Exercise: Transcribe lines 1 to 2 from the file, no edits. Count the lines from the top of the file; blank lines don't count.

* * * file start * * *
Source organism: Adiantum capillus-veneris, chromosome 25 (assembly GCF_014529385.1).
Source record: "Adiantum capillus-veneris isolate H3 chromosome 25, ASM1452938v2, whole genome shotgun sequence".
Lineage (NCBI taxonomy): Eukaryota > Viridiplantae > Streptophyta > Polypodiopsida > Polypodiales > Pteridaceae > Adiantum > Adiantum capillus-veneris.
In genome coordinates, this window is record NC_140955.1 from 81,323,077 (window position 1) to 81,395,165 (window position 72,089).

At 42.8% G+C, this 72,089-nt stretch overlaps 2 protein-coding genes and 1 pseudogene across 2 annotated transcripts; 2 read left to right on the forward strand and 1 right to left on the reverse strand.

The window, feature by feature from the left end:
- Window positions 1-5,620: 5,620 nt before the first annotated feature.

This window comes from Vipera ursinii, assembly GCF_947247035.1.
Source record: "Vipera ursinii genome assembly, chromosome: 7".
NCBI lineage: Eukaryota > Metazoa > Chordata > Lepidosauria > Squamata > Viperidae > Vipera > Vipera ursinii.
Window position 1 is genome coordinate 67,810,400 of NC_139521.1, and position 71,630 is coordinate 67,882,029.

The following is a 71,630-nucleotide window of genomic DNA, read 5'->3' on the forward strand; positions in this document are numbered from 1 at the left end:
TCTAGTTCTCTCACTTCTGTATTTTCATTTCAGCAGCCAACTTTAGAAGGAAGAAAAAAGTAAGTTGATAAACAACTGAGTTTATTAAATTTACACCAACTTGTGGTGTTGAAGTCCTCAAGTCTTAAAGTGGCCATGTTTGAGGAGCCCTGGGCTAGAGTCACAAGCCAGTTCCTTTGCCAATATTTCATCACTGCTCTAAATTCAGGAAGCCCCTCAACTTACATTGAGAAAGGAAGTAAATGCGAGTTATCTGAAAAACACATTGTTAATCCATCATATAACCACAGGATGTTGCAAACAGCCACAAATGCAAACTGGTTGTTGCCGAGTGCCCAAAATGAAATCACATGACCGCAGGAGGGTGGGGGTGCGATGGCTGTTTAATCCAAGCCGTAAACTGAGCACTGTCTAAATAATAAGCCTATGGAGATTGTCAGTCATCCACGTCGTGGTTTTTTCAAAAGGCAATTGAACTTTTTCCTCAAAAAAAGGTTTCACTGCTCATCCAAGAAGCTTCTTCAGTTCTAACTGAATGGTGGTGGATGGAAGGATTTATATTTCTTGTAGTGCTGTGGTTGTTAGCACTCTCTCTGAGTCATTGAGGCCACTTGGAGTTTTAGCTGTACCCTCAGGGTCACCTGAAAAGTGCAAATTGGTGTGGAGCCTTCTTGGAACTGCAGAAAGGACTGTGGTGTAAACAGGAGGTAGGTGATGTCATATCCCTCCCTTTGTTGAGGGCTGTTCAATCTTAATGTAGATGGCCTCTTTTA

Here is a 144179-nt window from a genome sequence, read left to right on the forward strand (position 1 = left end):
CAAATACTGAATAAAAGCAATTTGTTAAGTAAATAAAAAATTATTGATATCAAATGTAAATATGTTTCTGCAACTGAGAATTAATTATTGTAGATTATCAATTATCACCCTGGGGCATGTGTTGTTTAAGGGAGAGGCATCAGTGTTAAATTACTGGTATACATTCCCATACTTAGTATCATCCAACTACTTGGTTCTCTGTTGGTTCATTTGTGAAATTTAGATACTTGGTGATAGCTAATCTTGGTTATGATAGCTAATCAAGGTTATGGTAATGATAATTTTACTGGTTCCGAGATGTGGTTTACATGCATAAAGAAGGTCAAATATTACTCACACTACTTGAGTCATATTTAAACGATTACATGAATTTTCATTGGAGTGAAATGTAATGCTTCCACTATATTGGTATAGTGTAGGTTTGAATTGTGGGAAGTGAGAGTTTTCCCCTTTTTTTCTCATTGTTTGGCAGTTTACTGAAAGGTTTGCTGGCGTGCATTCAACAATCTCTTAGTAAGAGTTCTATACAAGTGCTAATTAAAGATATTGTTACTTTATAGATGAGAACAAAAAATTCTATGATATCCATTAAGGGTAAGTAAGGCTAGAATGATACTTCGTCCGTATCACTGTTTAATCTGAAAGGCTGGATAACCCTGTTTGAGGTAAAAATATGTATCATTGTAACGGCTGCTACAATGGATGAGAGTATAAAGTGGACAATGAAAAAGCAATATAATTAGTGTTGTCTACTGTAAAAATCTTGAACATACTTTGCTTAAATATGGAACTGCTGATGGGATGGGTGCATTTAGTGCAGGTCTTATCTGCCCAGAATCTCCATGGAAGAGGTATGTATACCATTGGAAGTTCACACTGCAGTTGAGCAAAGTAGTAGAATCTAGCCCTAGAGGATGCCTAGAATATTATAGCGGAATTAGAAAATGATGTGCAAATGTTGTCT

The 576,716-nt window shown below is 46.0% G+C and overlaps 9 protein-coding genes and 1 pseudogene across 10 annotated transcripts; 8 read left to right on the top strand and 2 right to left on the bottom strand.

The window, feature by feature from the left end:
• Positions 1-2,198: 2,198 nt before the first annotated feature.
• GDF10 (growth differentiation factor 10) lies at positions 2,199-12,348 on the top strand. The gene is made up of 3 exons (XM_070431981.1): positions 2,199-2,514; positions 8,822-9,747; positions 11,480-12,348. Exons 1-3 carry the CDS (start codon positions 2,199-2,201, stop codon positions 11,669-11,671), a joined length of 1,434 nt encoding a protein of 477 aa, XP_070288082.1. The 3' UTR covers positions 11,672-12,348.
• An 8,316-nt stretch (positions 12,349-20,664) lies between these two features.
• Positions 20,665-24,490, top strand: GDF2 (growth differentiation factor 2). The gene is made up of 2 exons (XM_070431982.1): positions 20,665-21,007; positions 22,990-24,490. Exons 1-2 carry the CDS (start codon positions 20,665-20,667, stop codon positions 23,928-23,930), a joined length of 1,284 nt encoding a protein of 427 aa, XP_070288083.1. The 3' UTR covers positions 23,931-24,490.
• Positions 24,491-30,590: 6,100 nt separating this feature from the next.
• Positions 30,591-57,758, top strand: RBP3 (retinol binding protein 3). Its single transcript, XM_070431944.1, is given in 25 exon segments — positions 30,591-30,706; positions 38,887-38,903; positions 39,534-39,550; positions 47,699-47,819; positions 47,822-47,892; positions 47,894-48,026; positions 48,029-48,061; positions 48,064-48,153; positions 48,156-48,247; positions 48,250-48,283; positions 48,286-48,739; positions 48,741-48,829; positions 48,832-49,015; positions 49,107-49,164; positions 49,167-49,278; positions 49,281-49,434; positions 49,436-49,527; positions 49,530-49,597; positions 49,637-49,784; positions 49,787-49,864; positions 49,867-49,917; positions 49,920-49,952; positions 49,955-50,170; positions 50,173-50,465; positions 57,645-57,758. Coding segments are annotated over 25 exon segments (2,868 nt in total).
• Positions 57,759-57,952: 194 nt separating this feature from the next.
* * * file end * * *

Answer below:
Source organism: Adiantum capillus-veneris, chromosome 25 (assembly GCF_014529385.1).
Source record: "Adiantum capillus-veneris isolate H3 chromosome 25, ASM1452938v2, whole genome shotgun sequence".